English High Court Tackles Serious Irregularity in LCIA Arbitral Award

English High Court Tackles Serious Irregularity in LCIA Arbitral Award

Challenges to arbitral awards on serious irregularity grounds are rarely pressed and very seldom succeed. The recent English[1] High Court judgment in The Secretary of State for the Home Department v Raytheon Systems Limited[2] ("First Judgment") is however one such occasion where a challenge, advanced under sections 68(1) and 68(2)(d) of the English Arbitration Act 1996 ("Act"), met with success. Consequent upon that ruling, and in a further judgment[3] ("Second Judgment"), the High Court set aside a London Court of International Arbitration ("LCIA") award of approximately £225 million.

Key Aspects

There are two components to these related judgments of most interest. 

First is the serious irregularity grounds for challenging arbitral awards pursuant to Section 68 of the Act.[4] Section 68 lists various forms of serious irregularities which, individually or cumulatively, potentially provide for grounds of challenge. At first blush, the ambit of those grounds appears to be relatively wide. However, any party seeking to rely upon a Section 68 ground must demonstrate the further threshold ingredient that "substantial injustice" has been, or will be, caused by its occurrence. Although that ingredient was successfully demonstrated in the instant case, Mr Justice Akenhead nonetheless affirmed that the bar is set very high[5] and that curial relief will be exercised only where, among other matters, the tribunal has gone so wrong in the conduct of the arbitration that "justice calls for it to be corrected".

Second is the issue of what the appropriate relief ought to be where serious irregularity (causing substantial injustice) is properly established[6]—specifically, whether the award should be remitted or set aside and the factors weighing for and against each. In this regard, His Lordship's judgment provides some very useful, and relatively rare, guidance on this issue.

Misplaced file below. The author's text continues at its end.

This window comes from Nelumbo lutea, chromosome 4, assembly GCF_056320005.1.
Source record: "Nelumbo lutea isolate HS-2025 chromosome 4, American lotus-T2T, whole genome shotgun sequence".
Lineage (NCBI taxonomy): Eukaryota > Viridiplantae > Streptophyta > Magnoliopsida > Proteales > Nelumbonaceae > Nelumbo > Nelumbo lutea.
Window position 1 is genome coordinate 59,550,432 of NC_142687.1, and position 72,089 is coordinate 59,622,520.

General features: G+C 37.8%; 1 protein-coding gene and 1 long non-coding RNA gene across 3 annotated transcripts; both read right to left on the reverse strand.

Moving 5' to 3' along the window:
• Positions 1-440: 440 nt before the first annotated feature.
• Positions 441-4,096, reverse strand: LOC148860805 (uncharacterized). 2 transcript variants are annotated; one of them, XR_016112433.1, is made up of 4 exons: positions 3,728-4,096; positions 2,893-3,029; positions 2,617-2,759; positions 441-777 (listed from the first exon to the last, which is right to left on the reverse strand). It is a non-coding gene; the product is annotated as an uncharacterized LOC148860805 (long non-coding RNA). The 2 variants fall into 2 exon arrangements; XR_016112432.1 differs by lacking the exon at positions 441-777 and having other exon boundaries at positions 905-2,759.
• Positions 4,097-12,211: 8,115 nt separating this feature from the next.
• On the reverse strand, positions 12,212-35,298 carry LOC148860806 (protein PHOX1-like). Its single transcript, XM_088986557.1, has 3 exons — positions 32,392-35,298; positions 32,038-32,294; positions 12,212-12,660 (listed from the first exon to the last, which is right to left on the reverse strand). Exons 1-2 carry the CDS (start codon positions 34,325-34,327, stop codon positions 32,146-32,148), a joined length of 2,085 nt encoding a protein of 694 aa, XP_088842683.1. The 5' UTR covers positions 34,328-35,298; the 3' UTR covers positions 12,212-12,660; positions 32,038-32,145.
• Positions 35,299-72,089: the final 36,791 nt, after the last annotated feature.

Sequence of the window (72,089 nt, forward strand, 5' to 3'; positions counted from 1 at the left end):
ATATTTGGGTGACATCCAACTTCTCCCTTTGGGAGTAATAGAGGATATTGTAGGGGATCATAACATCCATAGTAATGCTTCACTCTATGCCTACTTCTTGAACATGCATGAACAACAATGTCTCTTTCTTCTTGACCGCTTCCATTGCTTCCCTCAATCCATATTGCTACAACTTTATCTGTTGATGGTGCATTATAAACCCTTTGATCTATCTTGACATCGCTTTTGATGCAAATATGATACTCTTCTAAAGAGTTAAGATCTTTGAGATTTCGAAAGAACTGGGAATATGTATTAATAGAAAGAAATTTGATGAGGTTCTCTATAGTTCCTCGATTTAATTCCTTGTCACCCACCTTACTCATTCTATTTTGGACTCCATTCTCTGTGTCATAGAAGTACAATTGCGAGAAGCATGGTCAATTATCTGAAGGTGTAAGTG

Arbitration Background

In 2007, the Secretary of State for the Home Department ("Home Office") engaged US defence company Raytheon Systems Limited ("Raytheon") to design, develop and deliver a £750 million electronic border control system. However, under a new Government, the Home Office purported to terminate Raytheon's contract in 2010, citing, among other matters, the significant delays suffered to the milestone deliverables. 

Raytheon denied that the termination was lawful and, on that basis, pressed substantial damages claims against the Home Office. A London seated LCIA arbitration was commenced by the Home Office, and a tribunal was constituted comprising UK and US wing arbitrators and a Canadian chair.

A 42-day substantive hearing on liability and quantum took place, with oral evidence of fact and opinion drawn from a total of 58 witnesses, following which the tribunal rendered its Partial Final Award in August 2014 ("Award"). In agreeing that the contract had been unlawfully terminated, the tribunal directed the Home Office to pay Raytheon damages of approximately £225 million including costs and interest.

The Challenge

Invoking Section 68 of the Act, the Home Office applied to the High Court (Technology and Construction Court) for the Award to be set aside and declared to be of no effect on grounds of serious irregularity having occurred.[7] The Home Office contested that there existed a serious irregularity affecting the tribunal, the proceedings or the Award arising from a "failure by the tribunal to deal with all the issues that were put to it"[8]—specifically, the tribunal's omission to deal with various matters essential to the Home Office's case on both liability and quantum.[9] 

Upon hearing the challenge, Akenhead J handed down two judgments.

First Judgment—Serious Irregularity?

Of the various serious irregularity grounds advanced by the Home Office, Akenhead J determined that the tribunal had failed to address two essential matters that had been put to it.